Public health groups and economists are urging the Government to increase excise duty on all tobacco products to generate additional revenue. In their appeals to the Finance Ministry, they are urging to increase excise duty on cigarettes, bidis and smokeless tobacco. According to the group, increasing excise on all tobacco products can be a very effective policy measure to address the immediate need to raise revenue by the central government. It will be a winning proposition for generating revenue and reducing tobacco use and related diseases as well as COVID related co morbidities.
The tax revenue from tobacco could significantly contribute to the increased need for resources during the pandemic including vaccinations and augmenting the health infrastructure. Levying excise duty on all tobacco products and retaining these in the highest tax slab in GST, will also ensure tobacco products do not become more affordable. This will provide a solid foundation for reducing tobacco usage among vulnerable populations and have long-lasting impact on the lives of the country’s 268 million tobacco users, deter children and youth from initiating tobacco use.
Increasing Excise Duty on all tobacco products will fetch substantial revenue for central government and make tobacco products less affordable, especially for youngsters. Requesting Finance Minister to augment revenue and reduce health harms which will be appreciated by the citizens said Advocate Ajoy Hazarika, Secretary, Consumers’ Legal Protection Forum, Assam
Ministry of Finance in their reply to a parliamentary question in the ongoing winter session has specified that the central excise and cess (NCCD) collected on tobacco products during the year 2018-19 was 1234 crores, in 2019-20 it was 1610 crores and in 2020-21 it was 4962 crores. The taxes collected from tobacco, similar to taxes collected from other sources together form part of the overall Gross Tax Revenues (GTR) of the Government of India and are used to fund all schemes and programmes of the Government.
The share of central excise duties in the total tobacco taxes has decreased from 54% to 8% for cigarettes, 17% to 1% for bidis, and 59% to 11% for smokeless tobacco products, on average, from 2017 (pre-GST) to 2021 (post-GST). There has not been any major increase in tobacco taxes since the introduction of GST in July 2017 and all tobacco products have become more affordable over the past three years. Several countries in the world have high excise taxes along with GST or sales tax and they are continuously being revised. Yet, the excise duty on tobacco in India continues to remain extremely low.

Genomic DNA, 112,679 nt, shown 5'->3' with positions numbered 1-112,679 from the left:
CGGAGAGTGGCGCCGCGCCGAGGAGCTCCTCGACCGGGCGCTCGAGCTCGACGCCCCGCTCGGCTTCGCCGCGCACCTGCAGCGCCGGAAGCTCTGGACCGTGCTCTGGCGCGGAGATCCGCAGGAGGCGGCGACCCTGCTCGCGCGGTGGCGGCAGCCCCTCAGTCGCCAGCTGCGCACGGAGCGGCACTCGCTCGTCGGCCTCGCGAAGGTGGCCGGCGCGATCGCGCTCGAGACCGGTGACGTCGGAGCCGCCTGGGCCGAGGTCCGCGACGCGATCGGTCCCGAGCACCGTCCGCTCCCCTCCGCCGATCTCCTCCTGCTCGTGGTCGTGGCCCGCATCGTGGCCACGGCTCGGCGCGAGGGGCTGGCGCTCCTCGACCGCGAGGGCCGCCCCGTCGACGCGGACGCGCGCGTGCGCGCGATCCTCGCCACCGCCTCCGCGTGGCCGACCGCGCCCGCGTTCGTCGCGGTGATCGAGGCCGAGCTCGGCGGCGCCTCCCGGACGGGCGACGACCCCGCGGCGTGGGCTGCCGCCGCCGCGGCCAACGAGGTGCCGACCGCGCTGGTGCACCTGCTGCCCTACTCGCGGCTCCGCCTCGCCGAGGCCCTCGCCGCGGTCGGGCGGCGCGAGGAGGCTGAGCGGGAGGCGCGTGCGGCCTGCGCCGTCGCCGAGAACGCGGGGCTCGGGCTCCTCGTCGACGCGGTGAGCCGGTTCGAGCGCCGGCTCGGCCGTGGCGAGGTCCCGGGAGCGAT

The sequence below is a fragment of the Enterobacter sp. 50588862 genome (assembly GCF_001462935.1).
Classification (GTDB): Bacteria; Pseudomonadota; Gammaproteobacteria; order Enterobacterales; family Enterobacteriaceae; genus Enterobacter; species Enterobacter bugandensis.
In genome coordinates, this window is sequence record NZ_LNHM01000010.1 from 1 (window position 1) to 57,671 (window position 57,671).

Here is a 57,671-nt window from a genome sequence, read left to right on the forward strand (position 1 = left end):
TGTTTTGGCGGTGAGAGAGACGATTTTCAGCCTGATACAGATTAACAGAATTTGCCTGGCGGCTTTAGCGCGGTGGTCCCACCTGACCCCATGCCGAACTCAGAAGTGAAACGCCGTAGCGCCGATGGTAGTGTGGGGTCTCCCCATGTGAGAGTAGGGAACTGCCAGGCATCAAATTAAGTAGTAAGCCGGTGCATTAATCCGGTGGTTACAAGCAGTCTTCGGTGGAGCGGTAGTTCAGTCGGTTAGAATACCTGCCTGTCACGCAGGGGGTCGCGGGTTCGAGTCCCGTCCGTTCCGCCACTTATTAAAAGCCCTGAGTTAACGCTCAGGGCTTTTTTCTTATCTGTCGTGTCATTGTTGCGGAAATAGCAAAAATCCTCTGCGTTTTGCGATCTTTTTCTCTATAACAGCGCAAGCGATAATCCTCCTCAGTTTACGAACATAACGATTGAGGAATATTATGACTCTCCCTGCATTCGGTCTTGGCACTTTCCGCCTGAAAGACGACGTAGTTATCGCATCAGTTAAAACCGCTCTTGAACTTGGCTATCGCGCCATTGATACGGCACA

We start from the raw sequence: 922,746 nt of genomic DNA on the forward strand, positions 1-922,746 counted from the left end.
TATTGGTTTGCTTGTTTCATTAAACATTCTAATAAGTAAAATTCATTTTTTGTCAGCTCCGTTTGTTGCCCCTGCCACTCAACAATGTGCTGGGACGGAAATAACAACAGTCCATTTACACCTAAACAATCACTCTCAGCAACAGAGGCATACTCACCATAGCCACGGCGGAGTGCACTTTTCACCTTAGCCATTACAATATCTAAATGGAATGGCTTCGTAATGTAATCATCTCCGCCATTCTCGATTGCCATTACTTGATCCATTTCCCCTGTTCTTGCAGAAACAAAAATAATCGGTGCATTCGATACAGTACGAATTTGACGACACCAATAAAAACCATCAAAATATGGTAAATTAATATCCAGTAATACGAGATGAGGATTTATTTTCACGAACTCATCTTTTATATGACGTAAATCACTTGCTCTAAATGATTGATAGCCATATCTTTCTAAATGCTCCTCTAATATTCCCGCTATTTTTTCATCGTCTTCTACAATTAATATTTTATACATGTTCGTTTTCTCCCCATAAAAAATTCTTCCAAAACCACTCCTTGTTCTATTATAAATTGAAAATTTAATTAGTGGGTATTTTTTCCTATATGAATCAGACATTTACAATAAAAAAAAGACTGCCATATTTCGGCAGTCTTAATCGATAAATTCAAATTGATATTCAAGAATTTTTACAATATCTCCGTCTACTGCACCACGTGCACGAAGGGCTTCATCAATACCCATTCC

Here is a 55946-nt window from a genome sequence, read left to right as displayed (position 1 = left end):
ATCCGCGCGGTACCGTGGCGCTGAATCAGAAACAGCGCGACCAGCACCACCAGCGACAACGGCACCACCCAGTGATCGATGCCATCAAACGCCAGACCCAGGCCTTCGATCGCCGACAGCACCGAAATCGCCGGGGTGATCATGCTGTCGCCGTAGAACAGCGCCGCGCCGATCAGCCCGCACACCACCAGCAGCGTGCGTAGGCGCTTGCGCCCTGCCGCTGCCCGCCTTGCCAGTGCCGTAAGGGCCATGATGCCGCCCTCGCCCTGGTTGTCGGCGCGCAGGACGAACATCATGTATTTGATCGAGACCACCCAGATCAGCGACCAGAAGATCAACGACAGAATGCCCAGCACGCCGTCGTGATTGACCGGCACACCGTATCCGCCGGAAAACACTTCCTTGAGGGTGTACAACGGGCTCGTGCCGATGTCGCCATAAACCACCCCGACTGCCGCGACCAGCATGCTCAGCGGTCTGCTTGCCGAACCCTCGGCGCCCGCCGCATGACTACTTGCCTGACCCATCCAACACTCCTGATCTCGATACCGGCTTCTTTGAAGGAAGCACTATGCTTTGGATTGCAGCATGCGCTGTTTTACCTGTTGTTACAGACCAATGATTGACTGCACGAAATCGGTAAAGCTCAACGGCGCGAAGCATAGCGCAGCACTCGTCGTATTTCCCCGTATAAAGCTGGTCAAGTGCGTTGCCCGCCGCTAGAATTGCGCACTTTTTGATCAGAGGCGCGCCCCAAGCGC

Tobacco industry in India has been virtually enjoying an extended tax-free season on tobacco products over the past four years since the introduction of the GST as there hasn’t been any major increase in tobacco taxation during this time. This has made many tobacco products more affordable. It could turn out to be highly detrimental to public health and potentially reverse some of the tobacco use prevalence reduction India achieved during 2010 – 2017. The Union budget must take a considerate view of public health and increase tobacco taxes significantly especially on bidis, Dr Rijo John, health economist and adjunct professor, Rajagiri College of Social Sciences, Kochi.
The total tax burden (taxes as a percentage of final tax inclusive retail price) is only about 52.7% for cigarettes, 22% for bidis and 63.8% for smokeless tobacco. This is much lower than the World Health Organization (WHO) recommended tax burden of at least 75% of retail price for all tobacco products. According to the WHO, raising the price of tobacco products through tax increases is the most effective policy to reduce tobacco use. Higher tobacco prices that decrease affordability, encourage quitting among users, prevent initiation among non-users, and reduce the quantity consumed among continuing users.
Tobacco use increases risk for severe COVID-19 infection, complications, and death. Available research suggests that smokers are at greater risk of developing severe disease and dying from COVID-19. Tobacco use which is a slow-moving pandemic itself claims the lives of 13 lakh Indians each year. It is critical than ever before to keep tobacco products out of the hands of vulnerable populations like youth and the underprivileged sections of society.
India has the second largest number (268 million) of tobacco users in the world and of these 13 lakhs die every year from tobacco related diseases. Nearly 27% of all cancers in India are due to tobacco. The annual economic costs from all diseases and deaths attributable to tobacco use is estimated to be Rupees 177,341 crores in 2017-18 amounting to 1% of India’s GDP. This will continue to grow post COVID.